In business, e-mail is the preferred form of communication. How many times have you picked up the phone only to halt, because sending an e-mail would be easier? Although convenient, sending an e-mail isn’t the easy way out—you still need to be aware of the ins and outs of sending an appropriate message. From punctuation to salutations, these tips will help you perfect your etiquette and uphold your professionalism.
- Use exclamation points sparingly.
Like its name, exclamation points are used to convey excitement. That being said, the maximum number of exclamation points that should be used in a business e-mail is one. Using them multiple times can seem pushy, overbearing, overly excited, and frankly, unprofessional. Reread your message out loud, and determine if the exclamation point is used in the proper location.
- Determine the best salutation.
Try to refrain from using casual salutations like “Hey” and “Yo.” Our conversational speaking style shouldn’t parlay into professional e-mail salutations. Address the recipient by first name, and stray away from nicknames unless you know for sure which one the person uses. Aim for openings like “Hello, Michael or “Good afternoon, Joshua.” A professional salutation will convey thoughtfulness.
- Think twice before hitting “reply all.”
The dreaded reply all option. It can come in handy, but often it’s a nuisance to recipients who don’t need to be kept in the loop. Before you select the button, you must be sure that everyone on the chain needs to know your reply. Sending an unwanted reply all message can disrupt the recipients’ workday and will more than likely be overlooked.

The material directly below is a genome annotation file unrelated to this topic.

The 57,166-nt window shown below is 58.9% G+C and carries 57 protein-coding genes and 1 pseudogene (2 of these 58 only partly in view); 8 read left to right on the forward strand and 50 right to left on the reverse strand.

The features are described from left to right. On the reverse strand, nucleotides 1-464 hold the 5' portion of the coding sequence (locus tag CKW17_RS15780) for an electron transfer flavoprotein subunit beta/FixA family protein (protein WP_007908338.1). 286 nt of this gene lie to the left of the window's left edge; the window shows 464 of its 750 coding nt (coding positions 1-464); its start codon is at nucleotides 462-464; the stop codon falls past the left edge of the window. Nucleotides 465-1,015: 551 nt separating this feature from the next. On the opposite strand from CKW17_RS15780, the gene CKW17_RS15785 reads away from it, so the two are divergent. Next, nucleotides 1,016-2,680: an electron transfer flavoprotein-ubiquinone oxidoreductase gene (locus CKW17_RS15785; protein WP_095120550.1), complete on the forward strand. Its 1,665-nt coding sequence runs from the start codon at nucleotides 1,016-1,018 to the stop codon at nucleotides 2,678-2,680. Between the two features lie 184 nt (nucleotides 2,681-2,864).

- Proofread, proofread, proofread.
This cannot be stressed enough. Unfortunately, mistakes won’t go unnoticed by recipients, and it’s not enough to only rely on spell-checkers. The best form of proofing is reading and rereading your e-mail until all mistakes are corrected. Try to deem a professional e-mail as important as either a contract or a proposal—this will help you get in the mind-set of always proofing.
- Utilize an automatic reply only when necessary.
To put it lightly, automatic responses that just thank recipients for their message are useless. Only use preset replies when you’re either going away on vacation or will be out of the office for an extended period of time. When you do set one, be sure to include information for who recipients can contact during your absence.
Keep in mind that your professional e-mails are a direct representation of yourself. In fact, every message that you send either adds to or detracts from your personal reputation and brand. Setting these tips in motion will help you maintain the type of repute that’s bound to garner more business.